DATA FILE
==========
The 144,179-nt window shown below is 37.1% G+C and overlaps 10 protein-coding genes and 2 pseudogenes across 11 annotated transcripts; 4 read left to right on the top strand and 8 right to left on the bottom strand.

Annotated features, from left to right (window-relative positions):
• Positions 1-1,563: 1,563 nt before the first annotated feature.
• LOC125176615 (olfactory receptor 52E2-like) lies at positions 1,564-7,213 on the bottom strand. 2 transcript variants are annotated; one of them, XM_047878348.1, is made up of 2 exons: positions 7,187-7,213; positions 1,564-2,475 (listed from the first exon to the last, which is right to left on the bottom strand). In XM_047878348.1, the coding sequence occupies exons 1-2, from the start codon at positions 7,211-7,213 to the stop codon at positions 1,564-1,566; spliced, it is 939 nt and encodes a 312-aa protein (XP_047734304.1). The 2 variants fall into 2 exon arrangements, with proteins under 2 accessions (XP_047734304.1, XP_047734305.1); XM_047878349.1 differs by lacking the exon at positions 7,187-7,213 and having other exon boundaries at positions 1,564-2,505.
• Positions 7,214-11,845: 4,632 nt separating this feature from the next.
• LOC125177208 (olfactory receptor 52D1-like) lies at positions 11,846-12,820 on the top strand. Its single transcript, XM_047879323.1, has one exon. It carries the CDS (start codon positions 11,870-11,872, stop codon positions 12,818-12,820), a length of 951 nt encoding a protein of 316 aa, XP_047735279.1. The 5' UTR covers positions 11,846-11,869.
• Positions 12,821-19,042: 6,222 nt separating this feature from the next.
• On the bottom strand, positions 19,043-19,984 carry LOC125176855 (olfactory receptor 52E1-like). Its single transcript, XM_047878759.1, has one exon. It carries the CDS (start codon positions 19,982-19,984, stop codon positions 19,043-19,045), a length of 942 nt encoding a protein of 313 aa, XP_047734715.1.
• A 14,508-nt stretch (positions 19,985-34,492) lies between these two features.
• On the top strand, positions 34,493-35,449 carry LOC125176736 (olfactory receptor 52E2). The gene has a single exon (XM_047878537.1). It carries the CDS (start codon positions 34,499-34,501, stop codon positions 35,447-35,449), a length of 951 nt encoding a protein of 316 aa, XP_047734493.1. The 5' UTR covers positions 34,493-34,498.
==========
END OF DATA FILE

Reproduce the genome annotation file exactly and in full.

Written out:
The 144,179-nt window shown below is 37.1% G+C and overlaps 10 protein-coding genes and 2 pseudogenes across 11 annotated transcripts; 4 read left to right on the top strand and 8 right to left on the bottom strand.

Annotated features, from left to right (window-relative positions):
• Positions 1-1,563: 1,563 nt before the first annotated feature.
• LOC125176615 (olfactory receptor 52E2-like) lies at positions 1,564-7,213 on the bottom strand. 2 transcript variants are annotated; one of them, XM_047878348.1, is made up of 2 exons: positions 7,187-7,213; positions 1,564-2,475 (listed from the first exon to the last, which is right to left on the bottom strand). In XM_047878348.1, the coding sequence occupies exons 1-2, from the start codon at positions 7,211-7,213 to the stop codon at positions 1,564-1,566; spliced, it is 939 nt and encodes a 312-aa protein (XP_047734304.1). The 2 variants fall into 2 exon arrangements, with proteins under 2 accessions (XP_047734304.1, XP_047734305.1); XM_047878349.1 differs by lacking the exon at positions 7,187-7,213 and having other exon boundaries at positions 1,564-2,505.
• Positions 7,214-11,845: 4,632 nt separating this feature from the next.
• LOC125177208 (olfactory receptor 52D1-like) lies at positions 11,846-12,820 on the top strand. Its single transcript, XM_047879323.1, has one exon. It carries the CDS (start codon positions 11,870-11,872, stop codon positions 12,818-12,820), a length of 951 nt encoding a protein of 316 aa, XP_047735279.1. The 5' UTR covers positions 11,846-11,869.
• Positions 12,821-19,042: 6,222 nt separating this feature from the next.
• On the bottom strand, positions 19,043-19,984 carry LOC125176855 (olfactory receptor 52E1-like). Its single transcript, XM_047878759.1, has one exon. It carries the CDS (start codon positions 19,982-19,984, stop codon positions 19,043-19,045), a length of 942 nt encoding a protein of 313 aa, XP_047734715.1.
• A 14,508-nt stretch (positions 19,985-34,492) lies between these two features.
• On the top strand, positions 34,493-35,449 carry LOC125176736 (olfactory receptor 52E2). The gene has a single exon (XM_047878537.1). It carries the CDS (start codon positions 34,499-34,501, stop codon positions 35,447-35,449), a length of 951 nt encoding a protein of 316 aa, XP_047734493.1. The 5' UTR covers positions 34,493-34,498.